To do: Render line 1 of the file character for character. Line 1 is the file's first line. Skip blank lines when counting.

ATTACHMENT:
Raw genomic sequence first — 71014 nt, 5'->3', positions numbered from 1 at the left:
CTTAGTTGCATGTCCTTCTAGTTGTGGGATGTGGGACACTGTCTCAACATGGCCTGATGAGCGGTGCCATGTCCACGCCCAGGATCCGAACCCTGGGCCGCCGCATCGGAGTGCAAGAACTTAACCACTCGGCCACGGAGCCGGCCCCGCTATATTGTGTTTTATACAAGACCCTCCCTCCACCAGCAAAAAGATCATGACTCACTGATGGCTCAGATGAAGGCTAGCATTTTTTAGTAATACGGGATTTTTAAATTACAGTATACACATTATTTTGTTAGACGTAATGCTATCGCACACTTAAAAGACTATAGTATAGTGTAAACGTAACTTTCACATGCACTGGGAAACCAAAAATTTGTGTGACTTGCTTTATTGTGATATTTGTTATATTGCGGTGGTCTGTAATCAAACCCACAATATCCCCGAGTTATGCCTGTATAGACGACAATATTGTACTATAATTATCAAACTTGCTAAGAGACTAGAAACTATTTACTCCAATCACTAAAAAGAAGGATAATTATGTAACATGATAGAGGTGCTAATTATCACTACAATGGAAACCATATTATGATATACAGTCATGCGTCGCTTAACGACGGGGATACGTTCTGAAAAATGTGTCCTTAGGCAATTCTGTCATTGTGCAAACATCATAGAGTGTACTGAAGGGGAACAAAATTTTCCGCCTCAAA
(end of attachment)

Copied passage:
Raw genomic sequence first — 71014 nt, 5'->3', positions numbered from 1 at the left: